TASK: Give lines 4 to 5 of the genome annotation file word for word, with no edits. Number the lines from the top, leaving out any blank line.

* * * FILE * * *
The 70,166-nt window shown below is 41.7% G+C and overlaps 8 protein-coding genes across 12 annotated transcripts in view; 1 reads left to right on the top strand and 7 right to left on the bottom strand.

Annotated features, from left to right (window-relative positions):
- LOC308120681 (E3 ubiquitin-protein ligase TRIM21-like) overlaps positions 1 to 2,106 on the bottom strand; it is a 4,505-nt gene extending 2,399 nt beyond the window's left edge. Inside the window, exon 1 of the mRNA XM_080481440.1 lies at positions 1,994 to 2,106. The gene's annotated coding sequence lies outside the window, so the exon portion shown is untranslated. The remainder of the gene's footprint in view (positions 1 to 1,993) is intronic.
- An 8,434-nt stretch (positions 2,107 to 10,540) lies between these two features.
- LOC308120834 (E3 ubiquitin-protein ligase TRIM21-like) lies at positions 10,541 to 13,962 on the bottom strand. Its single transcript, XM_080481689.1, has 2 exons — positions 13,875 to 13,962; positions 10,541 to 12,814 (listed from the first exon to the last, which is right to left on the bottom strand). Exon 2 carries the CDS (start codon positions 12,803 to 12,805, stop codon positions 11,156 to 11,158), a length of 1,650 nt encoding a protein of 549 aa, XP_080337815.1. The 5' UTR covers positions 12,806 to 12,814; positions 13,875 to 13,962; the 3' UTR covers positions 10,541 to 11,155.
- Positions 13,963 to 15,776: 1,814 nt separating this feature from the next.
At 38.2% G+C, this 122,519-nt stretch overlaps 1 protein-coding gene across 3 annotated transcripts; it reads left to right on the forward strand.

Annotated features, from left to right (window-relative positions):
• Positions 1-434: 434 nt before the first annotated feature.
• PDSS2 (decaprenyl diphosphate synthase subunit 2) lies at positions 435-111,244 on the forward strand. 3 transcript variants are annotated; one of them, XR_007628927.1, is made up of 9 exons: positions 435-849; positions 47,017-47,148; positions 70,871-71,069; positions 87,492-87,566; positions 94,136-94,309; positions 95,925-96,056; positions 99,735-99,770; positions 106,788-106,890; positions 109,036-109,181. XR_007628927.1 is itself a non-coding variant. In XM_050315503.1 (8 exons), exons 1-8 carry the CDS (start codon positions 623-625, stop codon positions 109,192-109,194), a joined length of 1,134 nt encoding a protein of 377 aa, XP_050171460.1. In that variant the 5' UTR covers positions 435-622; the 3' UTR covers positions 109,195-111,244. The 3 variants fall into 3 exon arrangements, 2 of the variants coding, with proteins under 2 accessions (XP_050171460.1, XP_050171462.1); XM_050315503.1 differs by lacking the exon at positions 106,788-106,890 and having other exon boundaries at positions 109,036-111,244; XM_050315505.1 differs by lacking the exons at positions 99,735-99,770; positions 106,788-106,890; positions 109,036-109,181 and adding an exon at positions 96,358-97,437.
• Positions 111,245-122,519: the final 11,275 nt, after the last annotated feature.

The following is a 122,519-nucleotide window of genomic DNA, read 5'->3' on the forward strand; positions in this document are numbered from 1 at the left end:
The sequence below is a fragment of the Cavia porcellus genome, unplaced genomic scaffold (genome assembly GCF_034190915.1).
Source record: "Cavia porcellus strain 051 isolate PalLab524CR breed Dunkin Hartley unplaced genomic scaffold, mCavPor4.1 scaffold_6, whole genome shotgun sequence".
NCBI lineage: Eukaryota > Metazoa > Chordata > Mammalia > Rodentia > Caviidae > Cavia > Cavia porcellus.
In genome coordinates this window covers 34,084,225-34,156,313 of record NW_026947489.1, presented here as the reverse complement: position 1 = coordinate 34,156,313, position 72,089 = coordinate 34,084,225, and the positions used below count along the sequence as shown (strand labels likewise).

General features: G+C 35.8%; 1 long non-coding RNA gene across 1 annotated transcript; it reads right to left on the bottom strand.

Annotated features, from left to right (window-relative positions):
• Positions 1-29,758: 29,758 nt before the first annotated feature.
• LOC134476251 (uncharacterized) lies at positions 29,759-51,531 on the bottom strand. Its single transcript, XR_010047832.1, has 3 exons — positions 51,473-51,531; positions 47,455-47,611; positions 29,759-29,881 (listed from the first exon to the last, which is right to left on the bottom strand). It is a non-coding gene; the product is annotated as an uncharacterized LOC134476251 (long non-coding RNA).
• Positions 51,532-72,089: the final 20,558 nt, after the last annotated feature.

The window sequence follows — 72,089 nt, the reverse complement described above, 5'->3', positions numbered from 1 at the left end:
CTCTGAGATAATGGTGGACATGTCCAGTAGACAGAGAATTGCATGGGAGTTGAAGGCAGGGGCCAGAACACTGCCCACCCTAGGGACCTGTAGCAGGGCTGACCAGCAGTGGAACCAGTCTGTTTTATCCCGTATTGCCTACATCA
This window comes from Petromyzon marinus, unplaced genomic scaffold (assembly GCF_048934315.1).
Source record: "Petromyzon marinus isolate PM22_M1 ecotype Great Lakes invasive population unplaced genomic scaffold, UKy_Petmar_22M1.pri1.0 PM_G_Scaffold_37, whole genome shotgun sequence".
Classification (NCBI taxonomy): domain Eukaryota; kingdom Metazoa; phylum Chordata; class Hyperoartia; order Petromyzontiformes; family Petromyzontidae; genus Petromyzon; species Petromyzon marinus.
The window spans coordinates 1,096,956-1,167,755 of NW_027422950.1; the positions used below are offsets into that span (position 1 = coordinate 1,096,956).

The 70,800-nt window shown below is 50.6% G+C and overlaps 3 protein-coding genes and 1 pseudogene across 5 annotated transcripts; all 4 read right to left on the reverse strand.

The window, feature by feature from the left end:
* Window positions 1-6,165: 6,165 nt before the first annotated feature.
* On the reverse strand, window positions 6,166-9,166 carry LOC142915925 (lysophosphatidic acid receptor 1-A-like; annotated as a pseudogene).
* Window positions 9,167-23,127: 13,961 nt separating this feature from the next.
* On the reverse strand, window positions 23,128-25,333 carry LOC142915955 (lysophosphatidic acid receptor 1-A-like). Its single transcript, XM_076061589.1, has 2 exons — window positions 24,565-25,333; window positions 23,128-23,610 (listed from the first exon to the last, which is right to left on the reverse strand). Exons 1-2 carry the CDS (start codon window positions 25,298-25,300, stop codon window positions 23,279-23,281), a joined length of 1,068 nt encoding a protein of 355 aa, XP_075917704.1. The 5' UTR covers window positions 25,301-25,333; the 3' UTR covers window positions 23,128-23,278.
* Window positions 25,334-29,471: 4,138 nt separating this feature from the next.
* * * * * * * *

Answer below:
- An 8,434-nt stretch (positions 2,107 to 10,540) lies between these two features.
- LOC308120834 (E3 ubiquitin-protein ligase TRIM21-like) lies at positions 10,541 to 13,962 on the bottom strand. Its single transcript, XM_080481689.1, has 2 exons — positions 13,875 to 13,962; positions 10,541 to 12,814 (listed from the first exon to the last, which is right to left on the bottom strand). Exon 2 carries the CDS (start codon positions 12,803 to 12,805, stop codon positions 11,156 to 11,158), a length of 1,650 nt encoding a protein of 549 aa, XP_080337815.1. The 5' UTR covers positions 12,806 to 12,814; positions 13,875 to 13,962; the 3' UTR covers positions 10,541 to 11,155.